Elizabeth A McGraw

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Wolbachia are maternally inherited intracellular bacterial symbionts that are estimated to infect more than 60% of all insect species. While Wolbachia is commonly found in many mosquitoes it is absent from the species that are considered to be of major importance for the transmission of human pathogens. The successful introduction of a life-shortening(More)
Genetic manipulations of insect populations for pest control have been advocated for some time, but there are few cases where manipulated individuals have been released in the field and no cases where they have successfully invaded target populations. Population transformation using the intracellular bacterium Wolbachia is particularly attractive because(More)
The complete sequence of the 1,267,782 bp genome of Wolbachia pipientis wMel, an obligate intracellular bacteria of Drosophila melanogaster, has been determined. Wolbachia, which are found in a variety of invertebrate species, are of great interest due to their diverse interactions with different hosts, which range from many forms of reproductive parasitism(More)
The factors that control replication rate of the intracellular bacterium Wolbachia pipientis in its insect hosts are unknown and difficult to explore, given the complex interaction of symbiont and host genotypes. Using a strain of Wolbachia that is known to over-replicate and shorten the lifespan of its Drosophila melanogaster host, we have tracked the(More)
Wolbachia are ubiquitous inherited endosymbionts of invertebrates that invade host populations by modifying host reproductive systems. However, some strains lack the ability to impose reproductive modification and yet are still capable of successfully invading host populations. To explain this paradox, theory predicts that such strains should provide a(More)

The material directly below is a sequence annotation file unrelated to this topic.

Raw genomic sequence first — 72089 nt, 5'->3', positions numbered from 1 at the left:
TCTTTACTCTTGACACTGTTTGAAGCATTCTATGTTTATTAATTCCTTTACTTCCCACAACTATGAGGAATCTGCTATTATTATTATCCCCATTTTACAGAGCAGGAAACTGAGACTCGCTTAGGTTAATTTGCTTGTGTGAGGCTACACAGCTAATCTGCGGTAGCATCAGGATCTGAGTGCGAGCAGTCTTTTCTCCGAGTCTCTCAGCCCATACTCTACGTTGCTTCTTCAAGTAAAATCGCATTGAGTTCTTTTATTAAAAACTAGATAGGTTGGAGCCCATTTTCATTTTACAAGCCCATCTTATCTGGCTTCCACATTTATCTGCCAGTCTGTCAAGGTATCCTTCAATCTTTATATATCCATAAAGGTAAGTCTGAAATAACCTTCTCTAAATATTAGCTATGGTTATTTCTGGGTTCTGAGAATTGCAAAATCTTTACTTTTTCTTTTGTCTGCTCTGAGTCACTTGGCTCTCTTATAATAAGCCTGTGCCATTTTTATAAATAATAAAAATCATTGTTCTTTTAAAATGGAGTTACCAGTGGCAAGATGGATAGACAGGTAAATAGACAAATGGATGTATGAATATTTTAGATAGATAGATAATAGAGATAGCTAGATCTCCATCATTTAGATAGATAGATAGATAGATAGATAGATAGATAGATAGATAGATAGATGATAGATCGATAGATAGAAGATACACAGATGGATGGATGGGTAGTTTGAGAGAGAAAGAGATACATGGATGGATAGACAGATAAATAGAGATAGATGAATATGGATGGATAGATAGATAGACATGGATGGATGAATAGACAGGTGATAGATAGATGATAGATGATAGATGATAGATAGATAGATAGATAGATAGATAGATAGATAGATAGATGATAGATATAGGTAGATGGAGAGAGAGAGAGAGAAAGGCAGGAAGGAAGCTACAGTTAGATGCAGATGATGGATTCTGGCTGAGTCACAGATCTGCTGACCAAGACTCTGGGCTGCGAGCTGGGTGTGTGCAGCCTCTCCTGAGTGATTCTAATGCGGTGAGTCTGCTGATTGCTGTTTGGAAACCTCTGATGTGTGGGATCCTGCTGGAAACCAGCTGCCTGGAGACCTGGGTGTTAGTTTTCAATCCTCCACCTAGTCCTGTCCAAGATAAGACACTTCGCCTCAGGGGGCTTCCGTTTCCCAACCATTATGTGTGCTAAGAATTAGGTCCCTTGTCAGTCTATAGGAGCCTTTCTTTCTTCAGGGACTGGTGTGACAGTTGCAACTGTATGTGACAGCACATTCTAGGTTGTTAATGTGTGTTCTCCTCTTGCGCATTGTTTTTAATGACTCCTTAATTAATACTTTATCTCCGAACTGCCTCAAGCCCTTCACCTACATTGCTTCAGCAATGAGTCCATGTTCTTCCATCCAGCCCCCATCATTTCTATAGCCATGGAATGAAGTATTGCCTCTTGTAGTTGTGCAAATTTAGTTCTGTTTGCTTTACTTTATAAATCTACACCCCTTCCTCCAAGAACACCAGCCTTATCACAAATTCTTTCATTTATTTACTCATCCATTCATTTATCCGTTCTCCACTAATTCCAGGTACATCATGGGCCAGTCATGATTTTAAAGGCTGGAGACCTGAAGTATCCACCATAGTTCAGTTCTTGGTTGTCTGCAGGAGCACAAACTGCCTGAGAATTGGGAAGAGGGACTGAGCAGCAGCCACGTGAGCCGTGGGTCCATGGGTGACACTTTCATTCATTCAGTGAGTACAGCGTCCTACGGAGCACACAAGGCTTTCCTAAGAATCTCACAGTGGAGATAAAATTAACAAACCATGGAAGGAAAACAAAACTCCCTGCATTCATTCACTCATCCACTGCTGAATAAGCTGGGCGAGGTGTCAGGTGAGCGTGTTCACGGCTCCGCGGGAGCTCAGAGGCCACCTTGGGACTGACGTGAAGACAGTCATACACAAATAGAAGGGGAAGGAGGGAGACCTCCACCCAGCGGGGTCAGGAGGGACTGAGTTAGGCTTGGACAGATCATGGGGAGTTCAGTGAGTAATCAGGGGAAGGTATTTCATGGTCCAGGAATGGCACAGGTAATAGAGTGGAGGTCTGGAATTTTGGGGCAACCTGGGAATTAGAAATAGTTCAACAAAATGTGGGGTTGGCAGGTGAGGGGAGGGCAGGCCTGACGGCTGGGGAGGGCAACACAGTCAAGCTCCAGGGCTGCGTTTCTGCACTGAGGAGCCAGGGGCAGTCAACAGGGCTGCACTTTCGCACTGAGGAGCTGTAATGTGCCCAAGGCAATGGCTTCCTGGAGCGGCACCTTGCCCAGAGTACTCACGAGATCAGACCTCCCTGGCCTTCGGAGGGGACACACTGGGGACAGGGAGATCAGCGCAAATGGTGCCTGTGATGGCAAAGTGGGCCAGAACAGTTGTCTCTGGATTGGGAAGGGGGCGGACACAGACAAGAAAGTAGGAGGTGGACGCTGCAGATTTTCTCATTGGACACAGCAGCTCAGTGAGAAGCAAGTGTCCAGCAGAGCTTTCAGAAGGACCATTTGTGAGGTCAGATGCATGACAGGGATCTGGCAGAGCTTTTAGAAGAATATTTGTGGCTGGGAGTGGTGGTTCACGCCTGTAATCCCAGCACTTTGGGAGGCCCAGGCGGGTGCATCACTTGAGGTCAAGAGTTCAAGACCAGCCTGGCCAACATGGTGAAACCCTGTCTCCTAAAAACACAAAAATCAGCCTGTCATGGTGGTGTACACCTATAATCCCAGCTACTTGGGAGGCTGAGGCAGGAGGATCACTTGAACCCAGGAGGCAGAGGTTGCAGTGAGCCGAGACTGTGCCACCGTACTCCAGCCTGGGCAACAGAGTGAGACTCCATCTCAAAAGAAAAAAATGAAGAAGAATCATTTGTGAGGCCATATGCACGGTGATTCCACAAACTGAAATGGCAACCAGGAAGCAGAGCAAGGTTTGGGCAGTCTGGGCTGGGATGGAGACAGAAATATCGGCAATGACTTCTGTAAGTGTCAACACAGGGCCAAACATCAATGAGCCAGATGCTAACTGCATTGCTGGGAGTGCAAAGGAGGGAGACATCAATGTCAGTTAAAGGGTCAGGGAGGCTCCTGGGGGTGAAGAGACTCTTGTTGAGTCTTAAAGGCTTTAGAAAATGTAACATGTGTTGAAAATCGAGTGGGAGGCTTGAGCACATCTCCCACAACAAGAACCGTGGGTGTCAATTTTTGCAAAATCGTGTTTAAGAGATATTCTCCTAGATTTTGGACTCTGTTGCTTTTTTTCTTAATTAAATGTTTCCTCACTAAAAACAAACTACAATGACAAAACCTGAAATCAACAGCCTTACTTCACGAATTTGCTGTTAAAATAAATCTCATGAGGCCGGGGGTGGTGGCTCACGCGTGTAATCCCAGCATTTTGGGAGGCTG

Recently, we identified a large number of ultraconserved (uc) sequences in noncoding regions of human, mouse, and rat genomes that appear to be essential for vertebrate and amniote ontogeny. Here, we used similar methods to identify ultraconserved genomic regions between the insect species Drosophila melanogaster and Drosophila pseudoobscura, as well as the(More)
The horizontal transfer of the bacterium Wolbachia pipientis between invertebrate hosts hinges on the ability of Wolbachia to adapt to new intracellular environments. The experimental transfer of Wolbachia between distantly related host species often results in the loss of infection, presumably due to an inability of Wolbachia to adapt quickly to the new(More)
INTRODUCTION Dengue is one of the most widespread mosquito-borne diseases in the world. The causative agent, dengue virus (DENV), is primarily transmitted by the mosquito Aedes aegypti, a species that has proved difficult to control using conventional methods. The discovery that A. aegypti transinfected with the wMel strain of Wolbachia showed limited DENV(More)
Vector-borne disease is one of the greatest contributors to human mortality and morbidity throughout the tropics. Mosquito-transmitted diseases such as malaria, dengue, yellow fever and filariasis are the main contributors to this burden. Although insecticides have historically been used to try to control vector populations, over the past 15 years,(More)
Estimates of Wolbachia density in the eggs, testes and whole flies of drosophilid hosts have been unable to predict the lack of cytoplasmic incompatibility (CI) expression in so-called mod(-) variants. Consequently, the working hypothesis has been that CI expression, although related to Wolbachia density, is also governed by unknown factors that are(More)